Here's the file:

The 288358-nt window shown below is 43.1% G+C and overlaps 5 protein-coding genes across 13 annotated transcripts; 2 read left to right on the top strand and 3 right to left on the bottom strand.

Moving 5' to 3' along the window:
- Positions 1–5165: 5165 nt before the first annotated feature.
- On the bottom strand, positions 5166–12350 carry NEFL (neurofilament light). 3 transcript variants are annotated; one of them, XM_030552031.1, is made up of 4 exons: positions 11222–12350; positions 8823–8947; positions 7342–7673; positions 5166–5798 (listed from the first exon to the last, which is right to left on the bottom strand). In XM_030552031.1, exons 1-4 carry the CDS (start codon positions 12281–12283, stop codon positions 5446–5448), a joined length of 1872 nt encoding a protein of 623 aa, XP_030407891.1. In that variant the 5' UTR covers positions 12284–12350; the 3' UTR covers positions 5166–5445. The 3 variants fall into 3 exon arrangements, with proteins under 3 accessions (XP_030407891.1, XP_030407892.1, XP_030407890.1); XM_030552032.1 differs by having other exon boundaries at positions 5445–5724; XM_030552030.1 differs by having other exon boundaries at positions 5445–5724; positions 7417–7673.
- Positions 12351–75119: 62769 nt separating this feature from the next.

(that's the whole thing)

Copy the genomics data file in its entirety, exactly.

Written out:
The 288358-nt window shown below is 43.1% G+C and overlaps 5 protein-coding genes across 13 annotated transcripts; 2 read left to right on the top strand and 3 right to left on the bottom strand.

Moving 5' to 3' along the window:
- Positions 1–5165: 5165 nt before the first annotated feature.
- On the bottom strand, positions 5166–12350 carry NEFL (neurofilament light). 3 transcript variants are annotated; one of them, XM_030552031.1, is made up of 4 exons: positions 11222–12350; positions 8823–8947; positions 7342–7673; positions 5166–5798 (listed from the first exon to the last, which is right to left on the bottom strand). In XM_030552031.1, exons 1-4 carry the CDS (start codon positions 12281–12283, stop codon positions 5446–5448), a joined length of 1872 nt encoding a protein of 623 aa, XP_030407891.1. In that variant the 5' UTR covers positions 12284–12350; the 3' UTR covers positions 5166–5445. The 3 variants fall into 3 exon arrangements, with proteins under 3 accessions (XP_030407891.1, XP_030407892.1, XP_030407890.1); XM_030552032.1 differs by having other exon boundaries at positions 5445–5724; XM_030552030.1 differs by having other exon boundaries at positions 5445–5724; positions 7417–7673.
- Positions 12351–75119: 62769 nt separating this feature from the next.